Back in 2011, I wrote with some alarm about polarization. It was a year of federal election. My wife Betsey and I put up both an NDP and a CHP sign in our yard, for candidates who were both men of integrity and conviction. We added two home-made signs: “think” and “vote”. Things are even…
The word round can suggest futility, but it can also describe a continuous loop, year after year of opportunities to serve and to observe, to grow food and to eat food, to speak loudly and to meditate in silence, to labour and to stand in awe.
The sociologist Max Weber discovered that real leaders (those whom inspire others to follow) must possess a blend of uncommon personal traits and learned behaviours. He singled out the traits of charisma (enthusiasm and empathy) and expertise (specific knowledge and masterful communication skill).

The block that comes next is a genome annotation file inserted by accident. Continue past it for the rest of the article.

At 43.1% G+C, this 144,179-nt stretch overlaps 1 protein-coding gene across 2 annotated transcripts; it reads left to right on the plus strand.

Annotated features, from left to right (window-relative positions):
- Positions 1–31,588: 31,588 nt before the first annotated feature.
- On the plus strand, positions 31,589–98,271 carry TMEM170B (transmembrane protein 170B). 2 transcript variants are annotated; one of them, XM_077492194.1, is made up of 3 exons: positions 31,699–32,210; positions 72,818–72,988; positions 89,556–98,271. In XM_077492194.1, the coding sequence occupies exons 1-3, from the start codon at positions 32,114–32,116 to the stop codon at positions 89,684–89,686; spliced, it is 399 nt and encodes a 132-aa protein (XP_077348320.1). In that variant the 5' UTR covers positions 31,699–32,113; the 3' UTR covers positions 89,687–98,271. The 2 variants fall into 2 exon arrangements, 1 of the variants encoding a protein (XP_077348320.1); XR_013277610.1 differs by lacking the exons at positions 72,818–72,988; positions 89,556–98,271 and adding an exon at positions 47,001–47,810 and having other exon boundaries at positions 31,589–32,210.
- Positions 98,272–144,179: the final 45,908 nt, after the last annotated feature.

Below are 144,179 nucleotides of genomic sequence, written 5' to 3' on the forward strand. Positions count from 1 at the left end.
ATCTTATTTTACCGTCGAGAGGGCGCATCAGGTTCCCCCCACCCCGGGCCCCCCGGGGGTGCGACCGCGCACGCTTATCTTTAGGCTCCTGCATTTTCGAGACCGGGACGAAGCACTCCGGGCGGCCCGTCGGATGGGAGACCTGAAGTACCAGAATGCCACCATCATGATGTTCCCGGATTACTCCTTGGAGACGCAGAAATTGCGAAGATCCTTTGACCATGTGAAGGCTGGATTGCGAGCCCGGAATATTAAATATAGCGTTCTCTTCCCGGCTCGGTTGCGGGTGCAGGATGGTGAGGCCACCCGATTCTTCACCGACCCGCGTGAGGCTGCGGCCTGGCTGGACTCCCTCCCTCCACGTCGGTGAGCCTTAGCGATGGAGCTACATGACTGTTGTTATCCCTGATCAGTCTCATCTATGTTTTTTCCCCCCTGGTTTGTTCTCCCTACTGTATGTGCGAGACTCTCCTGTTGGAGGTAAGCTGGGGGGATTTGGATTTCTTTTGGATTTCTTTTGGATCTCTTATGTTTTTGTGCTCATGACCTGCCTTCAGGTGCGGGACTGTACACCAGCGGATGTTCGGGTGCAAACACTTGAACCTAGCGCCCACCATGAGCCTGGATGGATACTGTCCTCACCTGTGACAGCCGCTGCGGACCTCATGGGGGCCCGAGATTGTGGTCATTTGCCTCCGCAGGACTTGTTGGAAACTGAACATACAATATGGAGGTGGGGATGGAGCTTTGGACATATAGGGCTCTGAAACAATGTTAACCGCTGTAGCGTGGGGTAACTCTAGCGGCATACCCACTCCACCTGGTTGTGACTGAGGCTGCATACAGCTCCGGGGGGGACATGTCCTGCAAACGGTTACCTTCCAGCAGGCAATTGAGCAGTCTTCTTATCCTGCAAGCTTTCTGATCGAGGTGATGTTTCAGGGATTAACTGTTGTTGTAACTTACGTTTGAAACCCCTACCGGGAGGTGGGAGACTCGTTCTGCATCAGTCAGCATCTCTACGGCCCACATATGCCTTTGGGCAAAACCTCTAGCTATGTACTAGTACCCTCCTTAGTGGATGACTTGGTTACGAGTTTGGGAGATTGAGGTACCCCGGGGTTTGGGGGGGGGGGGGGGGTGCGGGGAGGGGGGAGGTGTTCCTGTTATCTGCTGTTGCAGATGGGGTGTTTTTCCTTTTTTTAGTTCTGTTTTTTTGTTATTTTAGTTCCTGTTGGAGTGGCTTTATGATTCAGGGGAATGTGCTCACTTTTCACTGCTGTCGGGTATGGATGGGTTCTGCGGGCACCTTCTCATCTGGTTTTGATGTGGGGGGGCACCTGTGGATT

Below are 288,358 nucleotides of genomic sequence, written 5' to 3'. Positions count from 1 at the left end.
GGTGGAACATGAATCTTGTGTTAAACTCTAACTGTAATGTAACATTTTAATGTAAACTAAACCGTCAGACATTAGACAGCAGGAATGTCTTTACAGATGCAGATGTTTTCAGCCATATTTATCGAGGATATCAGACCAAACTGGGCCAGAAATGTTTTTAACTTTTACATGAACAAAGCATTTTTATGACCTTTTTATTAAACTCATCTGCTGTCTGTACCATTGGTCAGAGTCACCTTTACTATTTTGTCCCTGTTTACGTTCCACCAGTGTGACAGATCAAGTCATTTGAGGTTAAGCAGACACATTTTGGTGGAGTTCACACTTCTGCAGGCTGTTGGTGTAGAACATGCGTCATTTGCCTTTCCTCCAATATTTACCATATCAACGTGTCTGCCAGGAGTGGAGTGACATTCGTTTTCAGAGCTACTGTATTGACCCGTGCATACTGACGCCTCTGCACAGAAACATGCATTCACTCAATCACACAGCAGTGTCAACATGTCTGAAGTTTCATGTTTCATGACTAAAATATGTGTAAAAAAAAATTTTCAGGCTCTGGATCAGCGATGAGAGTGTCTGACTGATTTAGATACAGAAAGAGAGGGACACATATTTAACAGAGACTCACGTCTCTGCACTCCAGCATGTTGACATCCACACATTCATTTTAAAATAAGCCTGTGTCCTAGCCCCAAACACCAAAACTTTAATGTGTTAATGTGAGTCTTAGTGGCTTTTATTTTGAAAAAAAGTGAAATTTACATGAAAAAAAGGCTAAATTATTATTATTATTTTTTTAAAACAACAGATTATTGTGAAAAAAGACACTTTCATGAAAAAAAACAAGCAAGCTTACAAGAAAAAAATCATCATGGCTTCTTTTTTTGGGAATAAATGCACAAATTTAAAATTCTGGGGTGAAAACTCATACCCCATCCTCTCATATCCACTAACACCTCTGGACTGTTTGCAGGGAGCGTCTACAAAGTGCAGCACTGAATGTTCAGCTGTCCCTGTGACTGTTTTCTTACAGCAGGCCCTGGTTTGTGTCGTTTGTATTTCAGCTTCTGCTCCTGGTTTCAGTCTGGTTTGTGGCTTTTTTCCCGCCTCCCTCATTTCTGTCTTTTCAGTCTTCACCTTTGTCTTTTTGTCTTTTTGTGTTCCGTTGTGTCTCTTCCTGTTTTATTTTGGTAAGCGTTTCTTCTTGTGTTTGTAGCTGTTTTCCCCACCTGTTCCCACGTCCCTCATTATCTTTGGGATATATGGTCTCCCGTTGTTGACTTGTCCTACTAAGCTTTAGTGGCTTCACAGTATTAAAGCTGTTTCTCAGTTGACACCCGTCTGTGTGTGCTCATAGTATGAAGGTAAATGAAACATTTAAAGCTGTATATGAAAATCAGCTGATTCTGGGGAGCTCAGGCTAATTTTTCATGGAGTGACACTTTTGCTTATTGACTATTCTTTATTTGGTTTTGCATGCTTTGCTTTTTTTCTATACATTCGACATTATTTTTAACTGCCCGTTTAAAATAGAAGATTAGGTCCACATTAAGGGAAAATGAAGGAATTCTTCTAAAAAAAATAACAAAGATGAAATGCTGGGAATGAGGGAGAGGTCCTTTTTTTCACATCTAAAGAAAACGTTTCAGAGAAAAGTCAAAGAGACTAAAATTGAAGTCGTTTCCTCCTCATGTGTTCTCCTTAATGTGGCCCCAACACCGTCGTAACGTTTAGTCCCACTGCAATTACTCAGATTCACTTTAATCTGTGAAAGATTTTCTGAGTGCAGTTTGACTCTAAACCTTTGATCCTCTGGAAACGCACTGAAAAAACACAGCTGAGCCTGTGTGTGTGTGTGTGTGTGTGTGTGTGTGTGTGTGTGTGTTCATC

So, what are things? Isn’t it strange how hard it is to define such a common word as “things”? I mean, things are . . . well, just things. Like everything is a thing. Rocks are things, trees are things, planets are things, families are things, governments are things, essays are things, poems are things, theories are things, universities are things and people are things (though not just any old things).
The rain is like hundreds of bare feet on the roof of our tent trailer and it’s 8:30 in the morning, the dirt ground pooling outside, the windows crying. The air is thick with storm and mosquitos, and it’s our second day camping with my family in Whiteshell Provincial Park (MB).
As theatregoers were still finding their seats, a number of raggedy individuals in haphazard clothes milled about on stage. They engaged in mimed conversation. Some interactions were friendly and some were menacing. The audience settled down quickly, intrigued and puzzled.